Craving this Japanese curry again! My mouth waters just thinking about it. I used my air fryer for the tofu to reduce the oil. Thanks so much for posting this. I can eat this everyday!! Love love love!
It was so comforting and delicious! My family loved it, even my mom who if anyone knows her is super particular about her curries. Thank you! I didn’t get to freezing the tofu but I used super extra firm tofu and it turned out great.
Your recipes are so pretty to drool over. I haven’t found any cook that has me want to try all their recipes. Looking forward to yummyness.😋
This dish was absolutely delicious. It was a very large serving for two with heaps of leftovers. The flavours were amazing and the fried tofu katsu brought it all together nicely. This will be a regular dish in our household. Next time I will cook it over two days as there are a lot of components to bring together in one night
I’ll come back for more recipes.
Thanks so much, Rani! Have a beautiful one. 🙂
I loved this recipe but had some problems with the roux. My vegan butter and flour separated and didn’t thicken up my curry. I made a simple cornstarch slurry which worked well. If I wanted to pack this with even more flavor next time, what additional spices would you recommend adding? Flavor was there but I just wanted a little more 🙂 Thank you for all you do here! Asian is my favorite cuisine after living in Thailand and I’ve been vegan for 5 years so I am beyond grateful to come across your website!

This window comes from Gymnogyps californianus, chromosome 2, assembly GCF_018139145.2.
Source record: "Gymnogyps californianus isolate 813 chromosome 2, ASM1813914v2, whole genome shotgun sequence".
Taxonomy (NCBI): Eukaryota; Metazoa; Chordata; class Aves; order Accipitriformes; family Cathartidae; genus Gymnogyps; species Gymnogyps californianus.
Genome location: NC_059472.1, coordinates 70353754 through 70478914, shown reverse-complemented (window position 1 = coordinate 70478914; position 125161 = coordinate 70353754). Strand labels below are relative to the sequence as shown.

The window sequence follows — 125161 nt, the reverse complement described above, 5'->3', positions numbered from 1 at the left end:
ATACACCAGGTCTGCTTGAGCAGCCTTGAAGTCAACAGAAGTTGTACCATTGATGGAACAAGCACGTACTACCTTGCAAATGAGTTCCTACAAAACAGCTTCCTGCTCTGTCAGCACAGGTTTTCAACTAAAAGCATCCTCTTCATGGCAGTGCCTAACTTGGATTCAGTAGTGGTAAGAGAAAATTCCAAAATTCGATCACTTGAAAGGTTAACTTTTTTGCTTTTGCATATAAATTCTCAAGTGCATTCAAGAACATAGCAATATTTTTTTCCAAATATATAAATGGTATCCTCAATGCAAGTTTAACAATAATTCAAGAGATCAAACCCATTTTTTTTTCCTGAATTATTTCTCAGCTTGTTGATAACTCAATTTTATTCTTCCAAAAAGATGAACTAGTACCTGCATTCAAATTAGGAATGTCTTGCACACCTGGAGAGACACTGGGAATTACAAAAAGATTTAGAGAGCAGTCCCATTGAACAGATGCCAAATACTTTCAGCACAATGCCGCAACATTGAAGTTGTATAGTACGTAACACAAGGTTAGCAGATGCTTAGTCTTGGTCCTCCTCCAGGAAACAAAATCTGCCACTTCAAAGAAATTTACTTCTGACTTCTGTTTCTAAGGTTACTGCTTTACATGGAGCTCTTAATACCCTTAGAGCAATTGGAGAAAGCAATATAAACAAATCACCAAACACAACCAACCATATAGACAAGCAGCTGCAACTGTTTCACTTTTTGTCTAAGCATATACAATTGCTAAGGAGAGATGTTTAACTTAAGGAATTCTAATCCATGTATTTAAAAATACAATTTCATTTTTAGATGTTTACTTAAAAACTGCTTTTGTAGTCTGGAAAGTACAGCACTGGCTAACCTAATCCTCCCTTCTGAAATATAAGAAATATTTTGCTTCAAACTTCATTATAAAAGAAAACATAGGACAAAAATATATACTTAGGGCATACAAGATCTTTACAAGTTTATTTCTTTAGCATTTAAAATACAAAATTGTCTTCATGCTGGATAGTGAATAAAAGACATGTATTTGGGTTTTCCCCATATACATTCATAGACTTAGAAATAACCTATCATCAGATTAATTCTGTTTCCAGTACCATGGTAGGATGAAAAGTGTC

Hi Natasha, thanks for the feedback. This is one of my most made recipes – yay, so glad you liked it. If your flour separates, it’s either too high heat or the ratio of butter to flour is off. You can add other ingredients that I suggested such as apple sauce, chocolate, and seasoned with umami seasoning such as mushrooms. Thanks
this sounds like a great recipe and I would like to try it out tomorrow. Just a quick question: do I use up all of the roux that is in the recipe (the 3 T oil plus 4 T flour)? Or do I just use a little bit of it? All of it sounds a bit much to me.
all the best
Hello Lia, you can save the roux and adjust the ingredients for the curry accordingly. 🙂 If you don’t want to make your own roux, you can use Japanese curry cubes. 🙂 Let me know if you have any other questions at all. best, WoonHeng
thanks for your quick reply! I prepared the roux yesterday and stored it in the fridge. So, are you saying, I can use as much as I want to ? The recipe just does not say how much of the prepared roux I should use, that’s why I was confused 🙃, because using all of it seems like a lot.
all the best
This is amazing!!
I just have a question, what kind of vegetable egg do you use for tofu? Before the panko?
I saw the photo and looks yellow, I never see one of that. I use chickpea flour but I want to know more options, thanks !!! ❤️🙏🏾
Hello Agustina, thanks so much! I’m really happy you liked the recipe. I used JustEgg, which is a plant-based egg. I sometimes use aquafaba or just oat milk instead. 🙂 Thanks again!
I made this for dinner last night for my husband and I. The curry is beyond incredible, so homey and flavorful. It’s going into our recipe book to be made again and again. Thank you so much for posting it, WoonHeng!
We both can’t wait to try more of your recipes.
Thanks so much, Melissa. I’m really happy to hear that you both loved it. This is my go-to comfort food to make for my family too. Hope you’ll get to try some other recipes soon. Best, WoonHeng
Made this today and it turned out amazing! great recipe.
Thanks so much Vin! Hope you can try other recipes soon. Best, WoonHeng
On step 6 of how to prepare the curry it says to add soy sauce, but I don’t see soy sauce in the ingredients. How much should I add?